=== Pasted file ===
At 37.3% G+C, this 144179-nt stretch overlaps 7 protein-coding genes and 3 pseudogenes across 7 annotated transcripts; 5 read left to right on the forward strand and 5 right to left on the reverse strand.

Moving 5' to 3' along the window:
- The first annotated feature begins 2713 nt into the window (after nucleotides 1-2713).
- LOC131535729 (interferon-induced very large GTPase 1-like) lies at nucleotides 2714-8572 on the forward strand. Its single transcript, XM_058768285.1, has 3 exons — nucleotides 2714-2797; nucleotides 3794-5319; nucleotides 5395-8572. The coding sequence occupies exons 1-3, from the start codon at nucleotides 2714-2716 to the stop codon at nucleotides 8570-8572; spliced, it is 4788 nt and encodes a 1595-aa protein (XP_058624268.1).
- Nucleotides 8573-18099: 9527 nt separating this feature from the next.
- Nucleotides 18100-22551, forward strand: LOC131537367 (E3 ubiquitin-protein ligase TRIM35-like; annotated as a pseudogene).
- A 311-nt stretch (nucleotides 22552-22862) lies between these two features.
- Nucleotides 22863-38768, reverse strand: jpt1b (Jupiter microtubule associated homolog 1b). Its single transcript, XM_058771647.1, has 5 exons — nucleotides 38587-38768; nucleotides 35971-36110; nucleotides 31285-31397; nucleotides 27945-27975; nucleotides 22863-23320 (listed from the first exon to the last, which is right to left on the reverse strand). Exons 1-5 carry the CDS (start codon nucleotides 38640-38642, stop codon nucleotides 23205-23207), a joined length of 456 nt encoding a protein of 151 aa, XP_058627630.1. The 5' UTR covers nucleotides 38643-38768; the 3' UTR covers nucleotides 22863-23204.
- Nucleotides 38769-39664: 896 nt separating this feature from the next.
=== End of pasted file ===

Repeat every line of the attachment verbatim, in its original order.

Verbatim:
At 37.3% G+C, this 144179-nt stretch overlaps 7 protein-coding genes and 3 pseudogenes across 7 annotated transcripts; 5 read left to right on the forward strand and 5 right to left on the reverse strand.

Moving 5' to 3' along the window:
- The first annotated feature begins 2713 nt into the window (after nucleotides 1-2713).
- LOC131535729 (interferon-induced very large GTPase 1-like) lies at nucleotides 2714-8572 on the forward strand. Its single transcript, XM_058768285.1, has 3 exons — nucleotides 2714-2797; nucleotides 3794-5319; nucleotides 5395-8572. The coding sequence occupies exons 1-3, from the start codon at nucleotides 2714-2716 to the stop codon at nucleotides 8570-8572; spliced, it is 4788 nt and encodes a 1595-aa protein (XP_058624268.1).
- Nucleotides 8573-18099: 9527 nt separating this feature from the next.
- Nucleotides 18100-22551, forward strand: LOC131537367 (E3 ubiquitin-protein ligase TRIM35-like; annotated as a pseudogene).
- A 311-nt stretch (nucleotides 22552-22862) lies between these two features.
- Nucleotides 22863-38768, reverse strand: jpt1b (Jupiter microtubule associated homolog 1b). Its single transcript, XM_058771647.1, has 5 exons — nucleotides 38587-38768; nucleotides 35971-36110; nucleotides 31285-31397; nucleotides 27945-27975; nucleotides 22863-23320 (listed from the first exon to the last, which is right to left on the reverse strand). Exons 1-5 carry the CDS (start codon nucleotides 38640-38642, stop codon nucleotides 23205-23207), a joined length of 456 nt encoding a protein of 151 aa, XP_058627630.1. The 5' UTR covers nucleotides 38643-38768; the 3' UTR covers nucleotides 22863-23204.
- Nucleotides 38769-39664: 896 nt separating this feature from the next.